It actually makes a lot of sense. And trust me, I so wish I were kidding about this. But nonetheless, it was a simple fact of our relationship: the bathroom was kind of “our place.” He and I had spent many, many hours sitting on the floor of various bathrooms — in apartments, rent houses, in hotels, his parents house, and mostly in the house we eventually owned as our own — the house where we brought home our little girl. We would spend HOURS hashing through whatever issue was at hand — from money to moving and career choices to kid stuff. We would just keep talking until we’d finally convince ourselves that we had solved whatever problem we were having and could venture back out into the furnished world.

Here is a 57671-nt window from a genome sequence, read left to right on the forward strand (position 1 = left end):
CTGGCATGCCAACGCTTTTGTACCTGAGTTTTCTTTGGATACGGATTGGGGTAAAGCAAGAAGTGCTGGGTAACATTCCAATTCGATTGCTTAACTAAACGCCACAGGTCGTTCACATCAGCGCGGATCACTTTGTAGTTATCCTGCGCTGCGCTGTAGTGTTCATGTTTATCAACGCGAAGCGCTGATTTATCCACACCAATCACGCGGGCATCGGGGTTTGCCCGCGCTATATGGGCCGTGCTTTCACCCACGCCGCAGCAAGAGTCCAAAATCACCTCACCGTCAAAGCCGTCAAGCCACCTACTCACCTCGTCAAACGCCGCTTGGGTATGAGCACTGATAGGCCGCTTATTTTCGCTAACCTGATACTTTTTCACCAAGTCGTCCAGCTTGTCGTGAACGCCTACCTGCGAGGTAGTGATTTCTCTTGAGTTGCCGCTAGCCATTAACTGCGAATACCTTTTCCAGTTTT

I remember (how could I forget?) that on a momentous trip to see a band he managed play a big show in London, and despite covert operations to buy a ring and a multi-person coordination of an on-stage mid-performance proposal — he blew it the night before. Where? You guessed it… the bathroom. I’m not sure if the ring was burning a hole in his pocket, if he was too nervous to follow through with the public proposal, or if it was that post-coital, brains-to-penis moment that inspired him to follow me into the bathroom of our hotel room, and with no hesitation whatsoever — ask me to marry him while I was sitting on a beautiful European toilet. I’m not kidding. He got down on one knee and everything. On the tile. Of the bathroom.